|Doris Lee, "Thanksgiving" (1935)|
"It may be hard to fathom today how Lee's colorfully cheerful depiction of food preparation was offensive... . The picture was popular with the public, as was Grant Wood's more famous American Gothic, purchased by the Art Institute in 1930. Both pictures represent historical themes using the imagery of ordinary people and farm life; both enshrined with irony and humor an American past fast disappearing. But by 1935 the depiction of Thanksgiving as a rustic social gathering seemed boorishly common." (Art and Appetite catalog p. 41)I love the kitchen in this picture with all the activity of many women cooking, except for the one who has obviously just arrived and is taking off her hat. I love the little kids, the dog under the stove, and the cat under the table. The preparation for each traditional element of Thanksgiving dinner is wonderful: the turkey being basted, pie dough being rolled out, vegetables in a basket, pots simmering on top of the old black stove, dishes being taken from a high shelf where no doubt they spend most of the year.
|Alice Neel, "Thanksgiving" (1965)|
"... the bird collapses in the kitchen sink, looking as though it had just been thrown from the guillotine. Its legs splayed akimbo, its body bloody and pimply, it drains alongside Ajax, sponges, soap, and the breakfast dishes. Neel said of her picture that she painted it while the bird ... ws thawing in the sink and that it was her answer to Pop Art." (Art and Appetite, p. 51)My own feeling is that this image of an absolutely typical kitchen from the 1960s is now as much nostalgic as the famous Norman Rockwell grandmother and grandfather with a turkey or the painting by Doris Lee above. Who hasn't seen the exact water faucet, Ajax can, and metal cabinet handles along with the white porcelain of mother's or grandmother's or aunt's kitchen sink?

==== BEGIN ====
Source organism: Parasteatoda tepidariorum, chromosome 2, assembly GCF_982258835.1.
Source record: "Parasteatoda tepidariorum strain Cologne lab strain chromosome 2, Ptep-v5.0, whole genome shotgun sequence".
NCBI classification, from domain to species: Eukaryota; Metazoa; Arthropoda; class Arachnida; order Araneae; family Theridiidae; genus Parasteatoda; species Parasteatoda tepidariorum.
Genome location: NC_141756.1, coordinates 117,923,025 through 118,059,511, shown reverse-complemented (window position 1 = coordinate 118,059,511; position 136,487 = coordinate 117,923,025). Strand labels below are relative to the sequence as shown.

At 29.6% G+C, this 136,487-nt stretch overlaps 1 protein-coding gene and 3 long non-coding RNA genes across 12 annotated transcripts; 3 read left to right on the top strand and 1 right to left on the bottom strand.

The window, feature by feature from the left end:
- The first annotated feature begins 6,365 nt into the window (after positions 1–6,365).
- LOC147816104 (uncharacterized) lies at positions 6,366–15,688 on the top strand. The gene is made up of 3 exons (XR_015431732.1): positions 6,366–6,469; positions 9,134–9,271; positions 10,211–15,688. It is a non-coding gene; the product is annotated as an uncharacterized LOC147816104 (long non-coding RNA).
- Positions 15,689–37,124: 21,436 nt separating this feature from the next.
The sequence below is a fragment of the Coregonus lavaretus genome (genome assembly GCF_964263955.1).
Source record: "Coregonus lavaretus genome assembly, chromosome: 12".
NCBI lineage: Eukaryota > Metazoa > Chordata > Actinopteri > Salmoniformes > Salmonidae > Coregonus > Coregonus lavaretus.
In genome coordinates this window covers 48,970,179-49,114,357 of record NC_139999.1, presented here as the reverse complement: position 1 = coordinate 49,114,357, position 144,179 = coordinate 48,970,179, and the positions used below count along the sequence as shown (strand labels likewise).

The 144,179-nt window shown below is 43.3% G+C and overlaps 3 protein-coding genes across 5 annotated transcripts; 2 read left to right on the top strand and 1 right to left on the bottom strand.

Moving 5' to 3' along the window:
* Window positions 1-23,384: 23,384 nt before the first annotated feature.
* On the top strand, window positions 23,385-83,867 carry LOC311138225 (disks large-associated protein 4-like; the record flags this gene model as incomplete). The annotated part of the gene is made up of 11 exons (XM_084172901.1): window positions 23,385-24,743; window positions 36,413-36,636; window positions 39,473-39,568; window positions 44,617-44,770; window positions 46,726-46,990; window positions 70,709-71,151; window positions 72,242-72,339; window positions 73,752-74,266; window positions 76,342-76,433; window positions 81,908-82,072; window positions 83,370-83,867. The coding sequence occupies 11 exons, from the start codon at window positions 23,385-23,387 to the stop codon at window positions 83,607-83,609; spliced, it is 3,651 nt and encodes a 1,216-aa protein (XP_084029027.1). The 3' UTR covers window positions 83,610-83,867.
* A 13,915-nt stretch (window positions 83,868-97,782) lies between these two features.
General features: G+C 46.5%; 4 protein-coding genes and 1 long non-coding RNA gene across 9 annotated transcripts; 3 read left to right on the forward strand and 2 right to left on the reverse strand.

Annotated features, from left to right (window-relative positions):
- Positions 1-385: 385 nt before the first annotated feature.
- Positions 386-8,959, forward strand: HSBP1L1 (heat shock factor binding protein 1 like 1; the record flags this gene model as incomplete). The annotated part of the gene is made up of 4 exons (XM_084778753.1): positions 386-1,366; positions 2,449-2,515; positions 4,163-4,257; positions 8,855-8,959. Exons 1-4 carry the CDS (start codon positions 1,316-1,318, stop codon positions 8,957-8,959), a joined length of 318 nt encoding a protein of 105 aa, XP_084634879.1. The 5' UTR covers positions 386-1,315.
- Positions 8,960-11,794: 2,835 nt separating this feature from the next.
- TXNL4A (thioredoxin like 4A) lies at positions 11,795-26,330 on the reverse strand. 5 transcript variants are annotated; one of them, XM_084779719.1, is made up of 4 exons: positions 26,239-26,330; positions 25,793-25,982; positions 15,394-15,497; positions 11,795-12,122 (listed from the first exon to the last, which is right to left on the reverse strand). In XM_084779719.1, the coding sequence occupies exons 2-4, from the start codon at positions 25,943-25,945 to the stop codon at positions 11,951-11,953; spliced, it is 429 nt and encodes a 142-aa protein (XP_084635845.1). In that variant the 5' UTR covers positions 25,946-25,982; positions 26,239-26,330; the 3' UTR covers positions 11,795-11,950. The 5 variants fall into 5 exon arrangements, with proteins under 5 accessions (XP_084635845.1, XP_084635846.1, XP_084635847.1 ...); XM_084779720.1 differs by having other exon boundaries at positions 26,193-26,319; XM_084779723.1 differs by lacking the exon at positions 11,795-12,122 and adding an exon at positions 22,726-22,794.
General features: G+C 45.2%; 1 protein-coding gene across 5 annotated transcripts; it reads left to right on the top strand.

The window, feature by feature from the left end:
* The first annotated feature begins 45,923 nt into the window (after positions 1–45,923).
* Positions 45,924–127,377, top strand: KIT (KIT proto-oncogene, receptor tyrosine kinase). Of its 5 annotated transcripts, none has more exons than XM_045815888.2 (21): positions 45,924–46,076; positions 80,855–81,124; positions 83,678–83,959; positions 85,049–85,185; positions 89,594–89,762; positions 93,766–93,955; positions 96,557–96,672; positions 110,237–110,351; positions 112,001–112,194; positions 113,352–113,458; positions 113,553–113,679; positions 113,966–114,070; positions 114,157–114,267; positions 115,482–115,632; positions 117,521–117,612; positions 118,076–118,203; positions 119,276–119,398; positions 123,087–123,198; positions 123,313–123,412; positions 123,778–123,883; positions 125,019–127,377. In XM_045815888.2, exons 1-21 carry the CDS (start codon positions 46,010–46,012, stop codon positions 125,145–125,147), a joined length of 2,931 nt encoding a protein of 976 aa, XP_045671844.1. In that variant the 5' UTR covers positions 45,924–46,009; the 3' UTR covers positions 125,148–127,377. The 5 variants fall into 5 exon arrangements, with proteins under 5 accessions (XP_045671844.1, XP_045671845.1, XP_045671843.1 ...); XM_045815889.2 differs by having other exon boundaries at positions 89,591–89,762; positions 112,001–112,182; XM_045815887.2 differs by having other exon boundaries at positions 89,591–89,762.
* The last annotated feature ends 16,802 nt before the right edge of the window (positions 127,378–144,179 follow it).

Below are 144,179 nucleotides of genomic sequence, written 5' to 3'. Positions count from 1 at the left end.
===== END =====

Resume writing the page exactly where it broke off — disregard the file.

|Roy Lichtenstein, "Turkey" (1961)|
"The bird as solo subject mirrors modern advertising's emphasis on appearances and the embedding of implied meaning within objects." (Art and Appetite, p. 49)When I first saw pop art, I loved what it said to me about the role of advertising in creating the way we see our surroundings, especially in the way we see food and food packaging. Who can resist the word "iconic"?
I've mentioned the exhibition "Art and Appetite: American Painting, Culture, and Cuisine," currently showing at the Art Institute of Chicago, and the catalog of the exhibit with the same title. The first essay in the catalog is "Thanksgiving: The Great American Food Fest," written by Judith A. Barter, which I've quoted above.
The remainder of images are just as fascinating as the ones I've chosen here -- including many magazine illustrations from the 19th and 20th century. Through art and illustration, we see the history of the holiday. As I said a few weeks ago, I wish I could get to this exhibit, but I'm really happy to have the catalog.